Richard Pierpoint was born in 1744 in Bondu, Senegambia, West Africa.
He was captured by Europeen Slavers. He was on a boat being brought to the New World for between two weeks and two months. He was chained to another man the whole time.
Once he was unloaded from the ship in the Barbados, he was made presentable enough to be sold as a slave. He was sold to a British soldier named Pierpoint.
Richard Pierpoint signined up to fight the Americans for King George. He signed up because if he survived the war he would be freed. The King's slave compagny is the same one that captured Pierpoint. Richard Pierpoint was now called Captain Dick or Pawpine.
Pawpine left the army, a veteran. He was finally a free man.
Around the area of where St. Catherines, Ontario is today Pawpine was given a parcel of land because he was a veteran. Conditions of him being given the land were to clear the land he was given and to build a dwelling on it. This took him three years to do.
He cleared the lots and built dwellings but later sold them. He sold them because that area was filled with whites. He lacked a sense of belonging.
Pawpine aswell as other free Africans sent a petition to Governor John G. Simcoe. This was the Petition of Free Negroes. They wanted to have a place to settle for just African's away from the whites. The governor dismissed this request.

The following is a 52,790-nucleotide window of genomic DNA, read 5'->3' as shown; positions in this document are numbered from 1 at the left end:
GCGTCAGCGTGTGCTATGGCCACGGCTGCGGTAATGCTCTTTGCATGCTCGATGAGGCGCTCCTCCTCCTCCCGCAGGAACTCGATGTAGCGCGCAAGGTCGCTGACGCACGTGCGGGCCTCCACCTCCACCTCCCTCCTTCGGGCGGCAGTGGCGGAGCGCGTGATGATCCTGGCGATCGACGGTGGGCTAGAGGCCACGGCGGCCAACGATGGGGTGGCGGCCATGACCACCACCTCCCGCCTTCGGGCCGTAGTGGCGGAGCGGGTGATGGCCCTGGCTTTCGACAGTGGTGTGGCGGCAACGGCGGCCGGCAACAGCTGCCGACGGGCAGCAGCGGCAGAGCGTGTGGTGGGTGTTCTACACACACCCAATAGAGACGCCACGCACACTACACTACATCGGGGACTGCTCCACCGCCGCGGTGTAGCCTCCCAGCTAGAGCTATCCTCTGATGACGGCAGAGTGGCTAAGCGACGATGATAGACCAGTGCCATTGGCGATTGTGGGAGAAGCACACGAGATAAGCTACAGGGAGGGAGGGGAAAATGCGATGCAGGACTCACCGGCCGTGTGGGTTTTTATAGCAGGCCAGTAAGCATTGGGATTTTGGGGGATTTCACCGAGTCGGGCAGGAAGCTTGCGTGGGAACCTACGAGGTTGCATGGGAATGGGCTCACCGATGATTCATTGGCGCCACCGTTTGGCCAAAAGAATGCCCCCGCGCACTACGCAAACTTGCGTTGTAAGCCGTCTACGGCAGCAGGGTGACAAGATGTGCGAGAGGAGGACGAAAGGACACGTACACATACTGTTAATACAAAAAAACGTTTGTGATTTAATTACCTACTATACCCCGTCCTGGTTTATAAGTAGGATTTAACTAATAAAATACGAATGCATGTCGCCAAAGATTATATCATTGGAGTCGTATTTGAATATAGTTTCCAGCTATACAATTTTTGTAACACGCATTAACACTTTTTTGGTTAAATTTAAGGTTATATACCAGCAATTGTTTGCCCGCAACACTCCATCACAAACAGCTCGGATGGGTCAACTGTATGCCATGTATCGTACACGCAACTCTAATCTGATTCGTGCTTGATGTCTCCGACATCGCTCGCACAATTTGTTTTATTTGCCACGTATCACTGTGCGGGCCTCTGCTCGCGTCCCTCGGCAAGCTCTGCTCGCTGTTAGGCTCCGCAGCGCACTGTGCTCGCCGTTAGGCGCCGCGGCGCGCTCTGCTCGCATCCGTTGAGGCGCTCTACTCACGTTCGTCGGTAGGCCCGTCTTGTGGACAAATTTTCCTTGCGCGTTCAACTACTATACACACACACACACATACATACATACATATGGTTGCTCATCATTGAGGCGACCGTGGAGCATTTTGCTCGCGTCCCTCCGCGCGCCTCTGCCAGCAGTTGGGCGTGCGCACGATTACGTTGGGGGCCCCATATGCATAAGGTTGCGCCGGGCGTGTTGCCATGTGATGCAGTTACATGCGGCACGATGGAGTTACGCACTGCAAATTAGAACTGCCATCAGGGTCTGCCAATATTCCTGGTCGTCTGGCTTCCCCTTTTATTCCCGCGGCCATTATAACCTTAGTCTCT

Pawpine was African so they didn't consider him a "loyalist" anymore even though he had fought in the war for the king.
He enlisted to fight the American's. They invaded Canada in order to obtain more land. The British agreed to let Pawpine, a man of 68 years fight but he was not permitted to lead.
Pawpine's unit The Coloured Corps were in many important battles. In 1813 this unit got upgraded and became a branch of the Royal Engineers.
The war was over and so Pawpine went back to making his living by being a labourer.
Pawpine sent a petition to Lieutenant Governor Maitland saying that he was old, had no property and was nothing but a labourer. He asked for a ticket home to Africa. Instead he was given a parcel of wilderness and the same conditions to clear the parcel of land and build a dwelling.
Four years after he was given the new land he had it cleared and had a house built.
Eleven years after his land had been cleared he died in present day Fergus, Ontario.